for Edgar, some for Harold's sons, some for Swegen of Denmark.
Edwin and Morkere doubtless were for themselves. If one common
leader could have been found even now, the throne of the foreign
king would have been in no small danger. But no such leader came:
men stood still, or resisted piecemeal, so the land was conquered
piecemeal, and that under cover of being brought under the
obedience of its lawful king.

Now that the Norman duke has become an English king, his career as
an English statesman strictly begins, and a wonderful career it is.
Its main principle was to respect formal legality wherever he
could. All William's purposes were to be carried out, as far as
possible, under cover of strict adherence to the law of the land of
which he had become the lawful ruler. He had sworn at his crowning
to keep the laws of the land, and to rule his kingdom as well as
any king that had gone before him. And assuredly he meant to keep
his oath. But a foreign king, at the head of a foreign army, and
who had his foreign followers to reward, could keep that oath only
in its letter and not in its spirit. But it is wonderful how
nearly he came to keep it in the letter. He contrived to do his
most oppressive acts, to deprive Englishmen of their lands and
offices, and to part them out among strangers, under cover of
English law. He could do this. A smaller man would either have
failed to carry out his purposes at all, or he could have carried
them out only by reckless violence. When we examine the
administration of William more in detail, we shall see that its
effects in the long run were rather to preserve than to destroy our
ancient institutions. He knew the strength of legal fictions; by
legal fictions he conquered and he ruled. But every legal fiction
is outward homage to the principle of law, an outward protest
against unlawful violence. That England underwent a Norman
Conquest did in the end only make her the more truly England. But
that this could be was because that conquest was wrought by the
Bastard of Falaise and by none other.


The coronation of William had its effect in a moment. It made him
really king over part of England; it put him into a new position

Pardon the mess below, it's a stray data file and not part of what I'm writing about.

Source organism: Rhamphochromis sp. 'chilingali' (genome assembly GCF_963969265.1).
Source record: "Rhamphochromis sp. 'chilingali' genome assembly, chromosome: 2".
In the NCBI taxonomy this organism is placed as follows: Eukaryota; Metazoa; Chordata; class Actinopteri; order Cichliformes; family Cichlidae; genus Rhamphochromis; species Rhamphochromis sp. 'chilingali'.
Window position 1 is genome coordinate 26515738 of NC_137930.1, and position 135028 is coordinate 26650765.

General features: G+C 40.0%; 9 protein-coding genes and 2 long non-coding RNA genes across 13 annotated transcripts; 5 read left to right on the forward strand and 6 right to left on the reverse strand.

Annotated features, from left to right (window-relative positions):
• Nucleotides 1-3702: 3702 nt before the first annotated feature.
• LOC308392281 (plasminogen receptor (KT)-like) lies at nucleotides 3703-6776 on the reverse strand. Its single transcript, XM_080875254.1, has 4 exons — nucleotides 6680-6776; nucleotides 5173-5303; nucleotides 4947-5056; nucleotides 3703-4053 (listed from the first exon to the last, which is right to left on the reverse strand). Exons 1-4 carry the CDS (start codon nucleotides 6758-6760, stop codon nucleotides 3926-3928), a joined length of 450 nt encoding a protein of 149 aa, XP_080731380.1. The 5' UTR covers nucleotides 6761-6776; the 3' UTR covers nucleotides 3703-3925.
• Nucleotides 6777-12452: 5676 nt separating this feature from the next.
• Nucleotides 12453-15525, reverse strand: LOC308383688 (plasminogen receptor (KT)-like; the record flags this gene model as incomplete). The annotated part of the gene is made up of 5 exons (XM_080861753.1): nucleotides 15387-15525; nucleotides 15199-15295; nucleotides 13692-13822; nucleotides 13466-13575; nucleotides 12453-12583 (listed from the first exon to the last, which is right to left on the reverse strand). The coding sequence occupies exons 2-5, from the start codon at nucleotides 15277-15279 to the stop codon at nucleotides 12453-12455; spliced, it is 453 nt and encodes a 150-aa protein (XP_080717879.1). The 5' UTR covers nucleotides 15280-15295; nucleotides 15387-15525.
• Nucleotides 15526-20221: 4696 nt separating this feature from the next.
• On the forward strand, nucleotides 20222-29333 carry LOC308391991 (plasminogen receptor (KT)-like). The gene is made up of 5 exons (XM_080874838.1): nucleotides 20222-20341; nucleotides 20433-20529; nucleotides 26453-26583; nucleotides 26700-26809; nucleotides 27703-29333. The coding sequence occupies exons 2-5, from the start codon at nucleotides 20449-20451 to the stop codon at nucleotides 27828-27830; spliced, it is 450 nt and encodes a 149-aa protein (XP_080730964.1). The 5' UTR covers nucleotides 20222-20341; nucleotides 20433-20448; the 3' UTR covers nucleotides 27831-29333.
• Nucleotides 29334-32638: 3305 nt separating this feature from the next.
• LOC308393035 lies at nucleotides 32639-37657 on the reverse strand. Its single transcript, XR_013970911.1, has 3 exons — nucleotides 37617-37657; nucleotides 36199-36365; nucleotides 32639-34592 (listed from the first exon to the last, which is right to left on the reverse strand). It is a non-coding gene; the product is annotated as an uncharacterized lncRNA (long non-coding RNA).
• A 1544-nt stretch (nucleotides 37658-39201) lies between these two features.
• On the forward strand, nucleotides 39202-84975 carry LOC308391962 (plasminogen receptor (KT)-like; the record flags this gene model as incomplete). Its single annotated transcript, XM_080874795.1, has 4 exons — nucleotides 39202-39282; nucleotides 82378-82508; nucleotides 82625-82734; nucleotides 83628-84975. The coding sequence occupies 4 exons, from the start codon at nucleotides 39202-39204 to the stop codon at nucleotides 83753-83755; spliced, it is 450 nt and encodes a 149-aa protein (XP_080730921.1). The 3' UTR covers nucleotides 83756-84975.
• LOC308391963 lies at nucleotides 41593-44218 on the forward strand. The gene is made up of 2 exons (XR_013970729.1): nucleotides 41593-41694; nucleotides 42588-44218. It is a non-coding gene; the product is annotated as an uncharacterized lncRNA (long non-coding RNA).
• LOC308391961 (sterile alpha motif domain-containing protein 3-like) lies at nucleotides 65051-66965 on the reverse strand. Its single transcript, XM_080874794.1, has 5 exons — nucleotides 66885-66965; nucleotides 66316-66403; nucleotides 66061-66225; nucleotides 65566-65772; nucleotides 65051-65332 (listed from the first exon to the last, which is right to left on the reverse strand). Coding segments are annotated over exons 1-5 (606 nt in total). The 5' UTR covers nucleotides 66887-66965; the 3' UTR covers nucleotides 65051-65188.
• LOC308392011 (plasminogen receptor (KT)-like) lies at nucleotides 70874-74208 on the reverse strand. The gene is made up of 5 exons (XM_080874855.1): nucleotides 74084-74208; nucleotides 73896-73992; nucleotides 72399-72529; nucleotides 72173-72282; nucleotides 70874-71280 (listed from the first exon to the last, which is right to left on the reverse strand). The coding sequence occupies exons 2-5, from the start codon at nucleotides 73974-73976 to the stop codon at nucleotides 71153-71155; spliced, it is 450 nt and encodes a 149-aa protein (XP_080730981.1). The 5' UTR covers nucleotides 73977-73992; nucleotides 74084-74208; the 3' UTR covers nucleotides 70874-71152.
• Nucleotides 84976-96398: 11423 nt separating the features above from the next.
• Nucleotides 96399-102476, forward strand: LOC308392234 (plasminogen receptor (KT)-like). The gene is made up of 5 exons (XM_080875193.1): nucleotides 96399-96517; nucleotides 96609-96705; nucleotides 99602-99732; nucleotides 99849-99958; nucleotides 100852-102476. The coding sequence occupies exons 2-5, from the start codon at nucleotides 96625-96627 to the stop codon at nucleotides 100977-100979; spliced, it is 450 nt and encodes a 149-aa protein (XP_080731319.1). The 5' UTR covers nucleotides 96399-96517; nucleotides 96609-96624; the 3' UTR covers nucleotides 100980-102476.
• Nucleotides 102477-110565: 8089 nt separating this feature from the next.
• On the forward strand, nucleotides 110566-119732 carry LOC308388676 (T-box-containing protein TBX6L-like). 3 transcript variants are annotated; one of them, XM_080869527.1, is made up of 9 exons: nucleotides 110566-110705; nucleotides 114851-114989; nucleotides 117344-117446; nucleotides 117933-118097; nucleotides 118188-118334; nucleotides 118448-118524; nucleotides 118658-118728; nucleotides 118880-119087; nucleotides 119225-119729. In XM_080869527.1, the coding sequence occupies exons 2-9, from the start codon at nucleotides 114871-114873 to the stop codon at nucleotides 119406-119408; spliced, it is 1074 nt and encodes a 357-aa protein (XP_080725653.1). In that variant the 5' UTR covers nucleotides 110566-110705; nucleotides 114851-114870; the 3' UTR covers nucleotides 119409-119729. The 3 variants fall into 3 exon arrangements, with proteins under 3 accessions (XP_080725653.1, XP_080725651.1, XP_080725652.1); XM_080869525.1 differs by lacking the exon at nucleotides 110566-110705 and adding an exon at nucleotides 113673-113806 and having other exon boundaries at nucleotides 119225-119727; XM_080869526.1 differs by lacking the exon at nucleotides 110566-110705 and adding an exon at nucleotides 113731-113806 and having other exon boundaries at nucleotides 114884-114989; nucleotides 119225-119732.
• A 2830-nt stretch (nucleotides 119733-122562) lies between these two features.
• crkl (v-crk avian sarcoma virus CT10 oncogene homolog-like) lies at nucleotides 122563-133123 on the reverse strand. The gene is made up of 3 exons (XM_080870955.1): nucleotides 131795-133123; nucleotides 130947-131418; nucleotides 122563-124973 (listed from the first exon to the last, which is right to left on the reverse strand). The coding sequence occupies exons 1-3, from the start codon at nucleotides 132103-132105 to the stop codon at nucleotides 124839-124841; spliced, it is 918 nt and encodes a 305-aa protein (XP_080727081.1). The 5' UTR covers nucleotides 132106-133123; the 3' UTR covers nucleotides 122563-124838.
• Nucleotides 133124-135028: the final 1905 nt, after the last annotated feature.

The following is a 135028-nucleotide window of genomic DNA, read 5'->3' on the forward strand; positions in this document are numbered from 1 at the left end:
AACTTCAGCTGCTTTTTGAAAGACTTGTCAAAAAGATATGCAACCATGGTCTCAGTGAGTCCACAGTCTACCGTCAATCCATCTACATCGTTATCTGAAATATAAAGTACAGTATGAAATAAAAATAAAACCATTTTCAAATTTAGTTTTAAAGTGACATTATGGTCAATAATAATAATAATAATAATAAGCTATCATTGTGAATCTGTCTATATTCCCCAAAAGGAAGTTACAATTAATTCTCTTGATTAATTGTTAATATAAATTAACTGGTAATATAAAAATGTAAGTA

with regard to the rest. As soon as there was a king, men flocked
to swear oaths to him and become his men. They came from shires
where he had no real authority. It was most likely now, rather
than at Berkhampstead, that Edwin and Morkere at last made up their
minds to acknowledge some king. They became William's men and
received again their lands and earldoms as his grant. Other chief
men from the North also submitted and received their lands and
honours again. But Edwin and Morkere were not allowed to go back
to their earldoms. William thought it safer to keep them near
himself, under the guise of honour--Edwin was even promised one of
his daughters in marriage--but really half as prisoners, half as
hostages. Of the two other earls, Waltheof son of Siward, who held
the shires of Northampton and Huntingdon, and Oswulf who held the
earldom of Bernicia or modern Northumberland, we hear nothing at
this moment. As for Waltheof, it is strange if he were not at
Senlac; it is strange if he were there and came away alive. But we
only know that he was in William's allegiance a few months later.
Oswulf must have held out in some marked way. It was William's
policy to act as king even where he had no means of carrying out
his kingly orders. He therefore in February 1067 granted the
Bernician earldom to an Englishman named Copsige, who had acted as
Tostig's lieutenant. This implies the formal deprivation of
Oswulf. But William sent no force with the new earl, who had to
take possession as he could. That is to say, of two parties in a
local quarrel, one hoped to strengthen itself by making use of
William's name. And William thought that it would strengthen his
position to let at least his name be heard in every corner of the
kingdom. The rest of the story stands rather aloof from the main
history. Copsige got possession of the earldom for a moment. He
was then killed by Oswulf and his partisans, and Oswulf himself was
killed in the course of the year by a common robber. At Christmas,
1067, William again granted or sold the earldom to another of the
local chiefs, Gospatric. But he made no attempt to exercise direct
authority in those parts till the beginning of the year 1069.

All this illustrates William's general course. Crowned king over
the land, he would first strengthen himself in that part of the
kingdom which he actually held. Of the passive disobedience of
other parts he would take no present notice. In northern and